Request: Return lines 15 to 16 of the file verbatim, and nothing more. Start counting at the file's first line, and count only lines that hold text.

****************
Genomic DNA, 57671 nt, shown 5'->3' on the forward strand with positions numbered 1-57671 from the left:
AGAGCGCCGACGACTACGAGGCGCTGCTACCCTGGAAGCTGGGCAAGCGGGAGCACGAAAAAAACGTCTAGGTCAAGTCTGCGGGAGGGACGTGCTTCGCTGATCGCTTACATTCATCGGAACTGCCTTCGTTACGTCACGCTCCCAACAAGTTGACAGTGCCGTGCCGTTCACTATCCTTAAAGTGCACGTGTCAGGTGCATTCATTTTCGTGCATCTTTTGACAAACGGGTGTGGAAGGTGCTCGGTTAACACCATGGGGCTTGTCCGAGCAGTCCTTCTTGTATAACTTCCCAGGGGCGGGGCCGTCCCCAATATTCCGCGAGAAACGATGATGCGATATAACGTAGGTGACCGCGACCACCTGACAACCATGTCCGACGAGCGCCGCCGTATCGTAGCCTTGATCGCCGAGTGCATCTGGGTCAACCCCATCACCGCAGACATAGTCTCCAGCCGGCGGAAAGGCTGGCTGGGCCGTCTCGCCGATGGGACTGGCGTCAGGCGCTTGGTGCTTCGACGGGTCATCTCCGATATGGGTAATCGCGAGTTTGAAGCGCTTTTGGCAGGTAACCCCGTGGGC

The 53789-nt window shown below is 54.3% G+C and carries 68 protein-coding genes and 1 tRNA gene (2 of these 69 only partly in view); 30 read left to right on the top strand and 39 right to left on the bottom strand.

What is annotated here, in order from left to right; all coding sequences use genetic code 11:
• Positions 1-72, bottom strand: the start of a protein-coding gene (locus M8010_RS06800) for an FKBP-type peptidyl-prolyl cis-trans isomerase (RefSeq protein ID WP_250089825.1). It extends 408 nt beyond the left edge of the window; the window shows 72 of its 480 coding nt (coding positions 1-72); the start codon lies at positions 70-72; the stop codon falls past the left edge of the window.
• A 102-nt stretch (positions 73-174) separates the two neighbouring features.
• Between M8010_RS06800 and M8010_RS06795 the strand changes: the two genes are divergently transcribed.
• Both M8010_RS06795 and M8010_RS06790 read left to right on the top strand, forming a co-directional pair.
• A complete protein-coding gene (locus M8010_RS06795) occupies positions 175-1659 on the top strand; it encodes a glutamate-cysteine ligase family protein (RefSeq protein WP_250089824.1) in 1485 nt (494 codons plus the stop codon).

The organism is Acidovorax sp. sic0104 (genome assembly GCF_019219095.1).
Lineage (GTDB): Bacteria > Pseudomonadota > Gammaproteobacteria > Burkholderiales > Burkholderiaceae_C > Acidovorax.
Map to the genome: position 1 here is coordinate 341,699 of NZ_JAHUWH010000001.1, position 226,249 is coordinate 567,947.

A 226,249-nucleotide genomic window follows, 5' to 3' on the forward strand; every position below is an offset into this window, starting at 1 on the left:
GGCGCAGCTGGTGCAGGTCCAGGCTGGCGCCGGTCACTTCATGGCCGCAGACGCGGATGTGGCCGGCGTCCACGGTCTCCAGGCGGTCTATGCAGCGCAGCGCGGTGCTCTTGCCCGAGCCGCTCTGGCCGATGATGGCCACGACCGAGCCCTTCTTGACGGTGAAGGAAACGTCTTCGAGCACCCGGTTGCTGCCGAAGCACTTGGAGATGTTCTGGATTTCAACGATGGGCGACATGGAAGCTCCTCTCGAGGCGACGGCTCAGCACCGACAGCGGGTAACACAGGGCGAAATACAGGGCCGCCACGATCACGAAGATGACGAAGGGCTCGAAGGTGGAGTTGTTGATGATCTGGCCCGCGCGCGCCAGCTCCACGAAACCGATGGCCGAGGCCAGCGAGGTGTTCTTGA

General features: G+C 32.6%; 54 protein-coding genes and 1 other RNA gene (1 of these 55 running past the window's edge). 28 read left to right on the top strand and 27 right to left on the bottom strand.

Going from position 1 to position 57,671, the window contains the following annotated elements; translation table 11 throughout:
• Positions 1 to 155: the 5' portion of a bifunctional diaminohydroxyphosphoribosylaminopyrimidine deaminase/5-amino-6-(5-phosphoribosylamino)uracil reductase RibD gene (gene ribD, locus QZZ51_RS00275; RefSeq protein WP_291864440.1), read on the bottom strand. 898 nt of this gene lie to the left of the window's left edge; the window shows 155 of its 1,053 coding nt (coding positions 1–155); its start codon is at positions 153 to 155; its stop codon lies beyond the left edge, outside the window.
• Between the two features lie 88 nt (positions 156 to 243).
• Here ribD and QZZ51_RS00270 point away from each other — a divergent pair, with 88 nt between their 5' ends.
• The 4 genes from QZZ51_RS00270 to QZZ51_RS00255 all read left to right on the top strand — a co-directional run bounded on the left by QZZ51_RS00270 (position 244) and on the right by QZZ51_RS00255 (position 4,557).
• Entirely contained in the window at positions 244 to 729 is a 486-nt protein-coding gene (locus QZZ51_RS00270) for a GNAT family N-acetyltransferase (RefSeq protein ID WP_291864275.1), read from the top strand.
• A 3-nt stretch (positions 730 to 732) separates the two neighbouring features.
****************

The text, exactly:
General features: G+C 32.6%; 54 protein-coding genes and 1 other RNA gene (1 of these 55 running past the window's edge). 28 read left to right on the top strand and 27 right to left on the bottom strand.

Going from position 1 to position 57,671, the window contains the following annotated elements; translation table 11 throughout: